At age 43, journalist Ian Fleming was ready for a change in his lifestyle. Due to be wed, Fleming negotiated a deal with his supervisors to spend two months paid vacation in Jamaica. Fleming's fiancée suggested that he write a novel to amuse himself. As the winter season gave way spring, Fleming had penned “Casino Royale” and introduced James Bond to the world. Of all the 13 James Bond novels that he wrote, “Casino Royale” is considered Fleming's most personal Bond book.
Barry Nelson portrayed Bond in a live television version of “Casino Royale” with Peter Lorre as the villainous La Chiffre. Due to copyright restrictions, “Casino Royale” was not utilized as the first Bond movie starring Sean Connery. Instead, the title was spoofed during the height of “Bondmainia” in 1967 starring David Niven, Peter Sellers, Woody Allen and Ursula Andress. This version of “Casino Royale” features a fantastic Burt Bacharach-Herb Albert inspired them song and Dusty Springfield's nightclub classic - “The Look of Love.”
The new “Casino Royale” returns James Bond 007 to the roots of espionage and the core of the Bond character. Daniel Craig does a fine job as the British Civil servant. While Connery will always be the quintessential Bond, Craig's 's interpretation is closer to Ian Fleming's novel. One can see the orphan who was raised with a boarding school education. Craig's Bond is rough around the edges, but one sees the maturity of the character by the film's final frame.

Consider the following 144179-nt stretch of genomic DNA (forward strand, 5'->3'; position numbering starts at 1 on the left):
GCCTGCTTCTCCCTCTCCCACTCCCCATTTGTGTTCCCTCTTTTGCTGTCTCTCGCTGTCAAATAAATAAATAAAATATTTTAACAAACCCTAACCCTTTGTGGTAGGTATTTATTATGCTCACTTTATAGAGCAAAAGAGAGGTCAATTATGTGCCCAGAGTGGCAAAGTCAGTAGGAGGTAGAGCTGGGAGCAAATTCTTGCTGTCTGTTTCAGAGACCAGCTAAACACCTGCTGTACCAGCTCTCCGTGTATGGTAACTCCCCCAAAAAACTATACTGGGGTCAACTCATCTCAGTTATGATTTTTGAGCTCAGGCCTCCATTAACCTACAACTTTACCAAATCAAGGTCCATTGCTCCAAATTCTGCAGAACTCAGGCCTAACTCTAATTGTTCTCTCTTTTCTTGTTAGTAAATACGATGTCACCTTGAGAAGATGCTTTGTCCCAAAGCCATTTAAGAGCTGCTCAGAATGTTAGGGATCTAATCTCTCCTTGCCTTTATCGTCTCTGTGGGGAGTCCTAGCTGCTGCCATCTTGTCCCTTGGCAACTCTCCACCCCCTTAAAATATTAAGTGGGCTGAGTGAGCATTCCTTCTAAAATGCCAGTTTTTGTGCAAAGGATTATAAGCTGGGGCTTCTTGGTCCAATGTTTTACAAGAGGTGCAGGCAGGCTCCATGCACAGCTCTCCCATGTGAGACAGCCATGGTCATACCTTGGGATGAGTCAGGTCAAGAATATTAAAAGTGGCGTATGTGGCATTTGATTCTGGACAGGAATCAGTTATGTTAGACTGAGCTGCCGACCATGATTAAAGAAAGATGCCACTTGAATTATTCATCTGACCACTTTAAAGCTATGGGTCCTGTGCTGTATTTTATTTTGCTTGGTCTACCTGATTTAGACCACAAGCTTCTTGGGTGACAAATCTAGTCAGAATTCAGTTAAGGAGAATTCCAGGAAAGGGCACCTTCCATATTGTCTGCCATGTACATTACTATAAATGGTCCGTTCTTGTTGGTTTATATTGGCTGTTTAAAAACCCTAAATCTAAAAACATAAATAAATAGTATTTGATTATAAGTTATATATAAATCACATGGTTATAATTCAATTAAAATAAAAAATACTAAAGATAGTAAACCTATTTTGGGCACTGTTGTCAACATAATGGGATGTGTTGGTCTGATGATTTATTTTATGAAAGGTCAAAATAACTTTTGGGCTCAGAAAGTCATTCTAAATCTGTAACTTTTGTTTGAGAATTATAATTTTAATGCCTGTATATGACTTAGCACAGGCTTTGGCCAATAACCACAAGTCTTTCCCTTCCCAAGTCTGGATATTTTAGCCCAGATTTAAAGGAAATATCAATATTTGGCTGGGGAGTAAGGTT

“Casino Royale” opens in black & white and reveals how 007 earned his license to kill. After the classic credits sequence, Bond is seen in Uganda tracking down a bomb maker. Though Bond stops the terrorist, the secret service earns bad publicity and Bond is sentenced to the Bahamas. As Bond pursues wine, women and a 1964 Aston Martin, Bond learns of a terrorist plot affecting Miami International Airport.
The sequence in Miami is vintage James Bond. There is an intellectual chess game between Bond and his counterparts. The mind game progresses into a cat and mouse pursuit that eventually leads to an all out struggle between life and death on the airport tarmac. The sequence closes with a classic Bond coda that raises a great belly laugh.
Given Bond's talent for gambling, the master spy challenges La Chiffre (Mads Mikkelsen), a banker for terrorist activities. While these card playing sequences seem to be a let down about the action sequences in Uganda, the Bahamas and Miami, the rest of the movie sticks to the original Ian Fleming novel, including a notorious torture sequence that never would have been considered in either a Roger Moore or Pierce Brosnan movie.
Bond is assisted by Vesper Lynd (Eva Green ), an accountant who acts as a liaison to the secret service. As James Bond influenced the action hero genre for the past 50 years, “Casino Royale” reflects the influence authors like Graham Green and Dashiell Hammett had upon Ian Fleming. There is character development and romance in “Casino Royale” that Fleming never quite achieved in future novels. Fortunately for the James Bond movie franchise machine, “Casino Royale” has secured a prosperous future for the 53 year old literary icon.